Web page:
This is an important topic, because it directly affects the future of UNAgames. The “free to play” model has proven to be very interesting, and ngmoco:) is the best example since it was recently purchased for 400 million USD from DeNA. In the App Store there are three variants of “free to play” model: publishing a free Lite version of a purchasable game or with additional DLC, publishing a Free version monetizing the advertising, publishing a Free version monetizing the use of a virtual currency. But each variant can be used only with certain types of games, the wrong mix can be fatal. The use of the Lite version is the simplest and classic approach of selling, and lends itself well to promote almost any type of games; the monetization of advertising requires simple games, leading users to play several sessions and with a broad target market (a good example is Paper Toss by Blackflip Studios, their combined monthly revenues from advertising is around 500,000 USD); monetization of virtual currency - a strategy radically employed by ngmoco:) - is the most complicated, requiring immersive games, with medium-long duration and the frequent distribution of updates. While I'm sure we'll see an increasing use of the “free to play” model, I am also sure it is not the ideal solution for all games, for which we will continue to see a traditional marketing strategy. I believe a lot in the “free to play” model with virtual currency: it increases by orders of magnitude the customers base, monetizing only the most loyal users. Indeed, the next games by UNAgames will be designed specifically to fit this model.

 

How has XBLA and PSN affected the indie development scene?


They have been useful, particularly XBLA: they enabled small companies to create products for the major consoles, previously only available to big developers. The power of today’s consoles, combined with the ability to risk of independent studios, has produced hits like Shadow Complex, Limbo and Castle Crashers. The problem with these platforms, mainly used by hard-core gamers, is that to grow you have to go to AAA games, which is not simple for indie developers. In fact, many have brought their creations to mobile devices, such as Halfbrick with Blast Off.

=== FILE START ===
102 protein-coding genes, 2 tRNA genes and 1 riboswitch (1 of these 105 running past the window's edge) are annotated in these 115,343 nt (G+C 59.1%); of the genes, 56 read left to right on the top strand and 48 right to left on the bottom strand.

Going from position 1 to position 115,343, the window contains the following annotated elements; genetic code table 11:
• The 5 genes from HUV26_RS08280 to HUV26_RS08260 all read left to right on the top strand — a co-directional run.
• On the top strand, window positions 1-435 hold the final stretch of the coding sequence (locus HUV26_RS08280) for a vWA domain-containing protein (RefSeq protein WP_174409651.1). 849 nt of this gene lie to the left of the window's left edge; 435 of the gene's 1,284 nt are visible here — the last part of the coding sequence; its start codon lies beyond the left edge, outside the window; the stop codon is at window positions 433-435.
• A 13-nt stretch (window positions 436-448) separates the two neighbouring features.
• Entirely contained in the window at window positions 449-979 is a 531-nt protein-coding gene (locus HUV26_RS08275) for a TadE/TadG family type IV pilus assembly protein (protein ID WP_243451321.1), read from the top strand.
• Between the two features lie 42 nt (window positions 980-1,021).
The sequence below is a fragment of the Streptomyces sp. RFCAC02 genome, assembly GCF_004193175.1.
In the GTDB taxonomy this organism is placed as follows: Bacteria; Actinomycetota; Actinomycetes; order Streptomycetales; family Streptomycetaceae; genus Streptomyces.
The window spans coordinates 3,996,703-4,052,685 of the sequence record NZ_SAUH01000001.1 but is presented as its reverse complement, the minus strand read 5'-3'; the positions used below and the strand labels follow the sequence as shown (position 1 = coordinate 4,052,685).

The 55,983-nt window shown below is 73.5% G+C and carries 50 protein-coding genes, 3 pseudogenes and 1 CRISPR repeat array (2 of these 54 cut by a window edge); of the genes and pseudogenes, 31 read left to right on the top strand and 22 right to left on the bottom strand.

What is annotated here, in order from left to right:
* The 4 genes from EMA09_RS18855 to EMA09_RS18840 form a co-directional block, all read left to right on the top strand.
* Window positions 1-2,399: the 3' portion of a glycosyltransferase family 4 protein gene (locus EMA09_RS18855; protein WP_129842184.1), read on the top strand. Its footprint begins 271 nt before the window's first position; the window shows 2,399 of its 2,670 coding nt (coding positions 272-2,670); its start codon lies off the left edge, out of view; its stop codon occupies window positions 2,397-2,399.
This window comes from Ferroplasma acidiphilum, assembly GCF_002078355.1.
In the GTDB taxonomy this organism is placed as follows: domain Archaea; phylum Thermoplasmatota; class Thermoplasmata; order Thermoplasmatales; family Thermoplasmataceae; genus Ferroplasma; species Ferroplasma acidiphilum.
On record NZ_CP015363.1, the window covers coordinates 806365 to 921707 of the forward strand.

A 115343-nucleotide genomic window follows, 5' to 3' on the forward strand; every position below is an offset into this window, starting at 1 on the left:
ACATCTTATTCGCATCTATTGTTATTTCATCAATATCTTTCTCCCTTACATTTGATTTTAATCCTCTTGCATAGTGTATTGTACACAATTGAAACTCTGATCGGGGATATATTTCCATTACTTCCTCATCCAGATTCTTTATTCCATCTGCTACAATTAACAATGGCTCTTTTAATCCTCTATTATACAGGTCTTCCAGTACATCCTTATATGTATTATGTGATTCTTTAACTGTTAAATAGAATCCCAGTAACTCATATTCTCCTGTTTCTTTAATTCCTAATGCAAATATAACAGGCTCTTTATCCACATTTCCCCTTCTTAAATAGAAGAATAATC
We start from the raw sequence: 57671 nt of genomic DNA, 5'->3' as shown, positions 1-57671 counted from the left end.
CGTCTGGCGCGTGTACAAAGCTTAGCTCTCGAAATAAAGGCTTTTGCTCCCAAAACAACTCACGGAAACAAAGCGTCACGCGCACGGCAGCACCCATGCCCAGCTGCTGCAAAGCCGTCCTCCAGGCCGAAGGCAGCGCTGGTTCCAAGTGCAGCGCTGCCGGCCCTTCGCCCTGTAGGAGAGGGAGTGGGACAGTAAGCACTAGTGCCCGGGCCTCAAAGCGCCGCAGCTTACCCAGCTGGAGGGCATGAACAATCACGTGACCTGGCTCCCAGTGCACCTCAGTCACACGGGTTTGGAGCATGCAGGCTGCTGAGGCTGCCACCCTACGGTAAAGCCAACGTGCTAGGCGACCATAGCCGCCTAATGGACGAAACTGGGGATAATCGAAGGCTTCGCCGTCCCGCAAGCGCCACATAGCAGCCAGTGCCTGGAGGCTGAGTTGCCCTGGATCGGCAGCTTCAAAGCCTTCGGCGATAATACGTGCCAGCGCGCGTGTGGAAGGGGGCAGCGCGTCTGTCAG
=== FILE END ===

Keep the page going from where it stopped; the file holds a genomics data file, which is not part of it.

Is there a major step up financially, from making an iPhone game, to making an XBLA or PSN title?


The necessary investments are only marginally higher: XBLA and PSN require the purchase of the development kits, and with Apple you must have every possible peripheral models, multiplied by the versions of iOS you want support; production, due to radical differences between iPhone and iPad, and the need to support models with different performance, is more complicated for Apple products. But the main differences are two: the target consumers and the ease of publication; while the App Store is relatively “open”, access to XBLA and PSN is much more restrictive. This poses both advantages and disadvantages on both sides. With UNAgames I decided to focus on the iPhone world for two reasons: the audience is made up of casual gamers with a high rate of expenditure, and the development community is very rich and active. In particular, I follow the open source scene, and UNAgames try to help by sharing know-how and experience.

 

What are the advantages of working on Apple’s hardware?


Apple has undoubtedly created a platform on which is extremely entertaining to develop: advanced development environments, low level programming, greater freedom to the creativity. Many people underestimate the expertise needed to program the iPhone, finally producing low-quality games. The best teams are made up of people of the “old school”, used to work directly on the hardware, with limitations in available physical resources. With Tapsteroids I immediately appreciated the advantages of working with Apple systems: ten days were enough to make the porting of the game engine that UNAgames used for PC and consoles, a complex system designed specifically for multi-core architectures. Apple is doing a great job with iOS, and releasing the latest versions for free solved the fragmentation that last year it was creating; the hardware evolutions, such as iPad before and the gyroscope after, are the joy of all game designers. The revolution that Apple has managed to do was to put in the hands of developers a powerful and homogeneous platform; the opposite of what had been done previously by all competitors in the mobile industry, and that it could happen again with Android and Windows Phone 7.

 

Is it difficult developing a game for a device with no actual specific control scheme?


A lot of care is needed: on the one hand, you can create very innovative games, but on the other hand you risk of making a negative user experience. I often read of players who complain about the bad game controls used, usually caused by an excessive desire for innovation that overshadows usability. For example, Tapsteroids has a gameplay that was only possible to conceive on a touch device, here the lack of a default controller was an opportunity. But our usage of the touch screen pointed out a major usability problem: as the iPhone screen is only 3.5", playing with both hands hid a good portion of the screen. So we have devoted much attention to study an appropriate user interface, and we have even changed the gameplay to deliver an excellent gaming experience, regardless of the user's playing style.

Thanks for taking the time to speak with us Daniele.